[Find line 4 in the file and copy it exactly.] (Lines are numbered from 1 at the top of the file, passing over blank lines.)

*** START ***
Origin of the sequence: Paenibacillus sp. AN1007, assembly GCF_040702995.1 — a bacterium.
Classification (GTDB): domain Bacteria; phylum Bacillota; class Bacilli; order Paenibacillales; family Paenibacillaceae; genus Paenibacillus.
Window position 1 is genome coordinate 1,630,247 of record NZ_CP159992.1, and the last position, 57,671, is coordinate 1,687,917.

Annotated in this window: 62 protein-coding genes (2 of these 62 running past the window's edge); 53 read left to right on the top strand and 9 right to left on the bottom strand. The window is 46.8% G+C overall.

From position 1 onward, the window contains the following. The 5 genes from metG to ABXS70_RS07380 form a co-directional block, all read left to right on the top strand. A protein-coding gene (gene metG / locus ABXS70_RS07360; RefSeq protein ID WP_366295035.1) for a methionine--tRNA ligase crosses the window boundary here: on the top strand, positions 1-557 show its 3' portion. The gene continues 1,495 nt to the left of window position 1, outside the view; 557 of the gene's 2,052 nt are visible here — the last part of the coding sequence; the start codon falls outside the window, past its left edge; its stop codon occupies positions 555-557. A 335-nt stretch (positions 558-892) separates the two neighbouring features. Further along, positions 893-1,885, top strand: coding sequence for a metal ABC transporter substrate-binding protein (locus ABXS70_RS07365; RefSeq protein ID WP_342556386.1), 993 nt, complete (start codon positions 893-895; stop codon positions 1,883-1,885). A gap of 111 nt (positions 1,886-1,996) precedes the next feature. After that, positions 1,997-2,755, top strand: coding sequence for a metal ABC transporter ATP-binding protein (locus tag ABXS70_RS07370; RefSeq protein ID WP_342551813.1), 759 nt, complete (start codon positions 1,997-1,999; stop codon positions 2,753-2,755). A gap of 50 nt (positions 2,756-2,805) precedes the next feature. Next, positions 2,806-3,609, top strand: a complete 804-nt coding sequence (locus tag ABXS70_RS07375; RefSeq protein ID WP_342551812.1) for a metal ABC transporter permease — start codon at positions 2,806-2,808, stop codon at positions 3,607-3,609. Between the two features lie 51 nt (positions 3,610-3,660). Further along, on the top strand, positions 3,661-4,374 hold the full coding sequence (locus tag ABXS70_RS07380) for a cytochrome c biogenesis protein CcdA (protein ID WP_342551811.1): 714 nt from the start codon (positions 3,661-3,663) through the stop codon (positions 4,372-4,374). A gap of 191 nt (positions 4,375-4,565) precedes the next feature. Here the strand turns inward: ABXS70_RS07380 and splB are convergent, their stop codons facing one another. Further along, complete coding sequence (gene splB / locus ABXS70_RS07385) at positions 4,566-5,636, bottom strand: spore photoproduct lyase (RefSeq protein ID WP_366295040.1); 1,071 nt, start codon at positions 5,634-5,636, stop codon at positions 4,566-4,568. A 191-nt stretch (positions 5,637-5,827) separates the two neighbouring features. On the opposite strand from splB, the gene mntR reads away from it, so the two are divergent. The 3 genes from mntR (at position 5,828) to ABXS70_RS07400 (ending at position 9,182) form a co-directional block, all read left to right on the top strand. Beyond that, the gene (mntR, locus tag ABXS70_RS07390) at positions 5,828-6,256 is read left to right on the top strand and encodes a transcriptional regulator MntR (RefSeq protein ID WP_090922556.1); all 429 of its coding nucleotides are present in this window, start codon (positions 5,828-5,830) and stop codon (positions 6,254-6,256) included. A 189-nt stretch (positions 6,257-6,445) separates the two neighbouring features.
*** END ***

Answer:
Annotated in this window: 62 protein-coding genes (2 of these 62 running past the window's edge); 53 read left to right on the top strand and 9 right to left on the bottom strand. The window is 46.8% G+C overall.